I’m a self confessed gear junky. I love to play with shiny things and we all love a rope trick or two. I also like looking good when I work, image is important as a first impression can be the difference between a days work and no work. All vanities aside, I think that a professional instructor should be equipped with the most up to date equipment available and of course the knowledge of how to use it! You can imagine how excited I was to read that Petzl were planning a re-release of the Croll and Basic early 2013. I was also mildly worried as historically there had been little change to the design of what was arguably an already excellently functional pair of products.
I managed to get my hands on one of the new Croll ascenders as they hit the shelves and have just acquired a new Basic literally as Hitch N Hike unpacked their shipment from Lyon.
I’ll start with a look at the Croll.
2013 Petzl Croll
Like the Basic, the last major design change in the Croll was when they went over to plastic safety catches from the metal ones. Since then we’ve only seen some small cosmetic tweaks. As you can see above the the 2013 Croll (right) is a complete redesign on the previous model. It looks as though Petzl have done a ground up redesign with a completely new set of parts and with an eye on size and weight.
The previous versions of the Croll weighed in at 130g, the 2013 is a featherweight 90g.
Usefully, the 2013 Croll is small enough to stir your coffee with if you are unable to find a spoon nearby.
The safety catch although small is easy to operate, one handed installation and removal from the rope is just as easy and smooth as prior versions. With the cam being smaller a shorter action is required to disengage the safety catch making the process faster but in no way less secure.
The attachment holes are well sited and allow the Croll to sit flat. I have used mine with a Torse chest harness and found they make a perfect combination, as I’d expect from 2 products from the same manufacturer. I’d recently had issues with an Anthron AC-30 chest ascender as the use of a Torse interfered with the clean running of the rope.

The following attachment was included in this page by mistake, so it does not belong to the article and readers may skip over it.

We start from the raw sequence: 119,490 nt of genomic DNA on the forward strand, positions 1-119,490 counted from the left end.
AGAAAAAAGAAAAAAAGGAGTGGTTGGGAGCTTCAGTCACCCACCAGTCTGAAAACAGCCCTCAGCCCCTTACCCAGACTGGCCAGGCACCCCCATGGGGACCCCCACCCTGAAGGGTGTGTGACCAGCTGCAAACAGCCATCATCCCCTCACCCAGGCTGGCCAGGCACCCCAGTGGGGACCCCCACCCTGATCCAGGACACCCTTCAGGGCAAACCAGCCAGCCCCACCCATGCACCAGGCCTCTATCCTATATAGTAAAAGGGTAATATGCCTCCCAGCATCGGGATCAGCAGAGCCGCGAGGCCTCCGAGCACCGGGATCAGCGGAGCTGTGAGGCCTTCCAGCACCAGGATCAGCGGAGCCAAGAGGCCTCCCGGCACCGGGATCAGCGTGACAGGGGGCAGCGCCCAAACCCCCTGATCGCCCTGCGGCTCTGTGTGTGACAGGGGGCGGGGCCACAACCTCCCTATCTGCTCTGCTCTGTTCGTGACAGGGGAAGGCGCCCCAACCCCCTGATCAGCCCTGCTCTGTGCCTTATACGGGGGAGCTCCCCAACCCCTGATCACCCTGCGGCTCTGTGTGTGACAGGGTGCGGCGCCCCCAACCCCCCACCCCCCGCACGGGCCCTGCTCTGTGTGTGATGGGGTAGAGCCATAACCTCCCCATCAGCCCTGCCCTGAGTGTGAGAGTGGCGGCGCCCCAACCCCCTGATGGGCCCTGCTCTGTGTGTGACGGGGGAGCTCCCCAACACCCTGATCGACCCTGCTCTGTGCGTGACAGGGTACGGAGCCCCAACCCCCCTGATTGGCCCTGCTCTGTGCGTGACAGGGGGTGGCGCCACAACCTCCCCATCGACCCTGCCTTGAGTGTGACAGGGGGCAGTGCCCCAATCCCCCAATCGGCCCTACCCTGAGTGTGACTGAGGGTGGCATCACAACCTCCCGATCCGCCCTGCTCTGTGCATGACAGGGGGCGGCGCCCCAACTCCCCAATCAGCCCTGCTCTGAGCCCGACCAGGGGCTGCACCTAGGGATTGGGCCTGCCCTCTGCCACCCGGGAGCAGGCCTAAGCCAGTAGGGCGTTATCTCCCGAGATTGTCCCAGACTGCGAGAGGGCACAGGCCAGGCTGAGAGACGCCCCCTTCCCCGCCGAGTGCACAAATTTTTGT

The main change apart from size is the addition of a stainless steel plate inside the rope groove. Although it does not cover the entire rope contact surface it shields the frontal portion where most heavy wear is generated as the user leans back on ascent. The stainless steel insert should improve the lifetime of the 2013 Croll, especially for cavers operating in digs or where there are a lot of fixed, gritty ropes.
I had a test of the Croll down Oxlow Mine recently and we used a mix of rope types and diameters, some very supple and some stiff and fat. After the initial bit of step and pull, the rope runs as smoothly through the Croll as it ever did, with no twisting or feeding issues.
In summary then, in producing the 2013 Croll, Petzl has taken a much loved and hugely popular item of equipment and completely redesigned it. A bold step but one that appears to have completely paid off. Petzl’s updated documentation for the Croll can be found here.
The 2013 Basic is the newest piece of kit to hit the shelves from Petzl. Just like the 2013 Croll it has had a complete redesign. I will probably sound a bit like a parrot here repeating lost of stuff from the Croll comparison but I’ll be as brief as possible.
Again the Basic has been on a diet, dropping from 135g to a skinny 90g. If you were to make the switch from the previous jammer versions to the 2013 ones you’d save a total of 85g, that’s the equivalent of a 3rd jammer in your pocket. You could even stop your New Year diet 0.19lbs early or not feel guilty about bringing that extra bag of Haribo underground.
Just like the 2013 Croll, the Basic has shrunk. Perhaps not to the same degree as the Croll but the unit feels noticeably more compact in the hand, not to mention comfortable.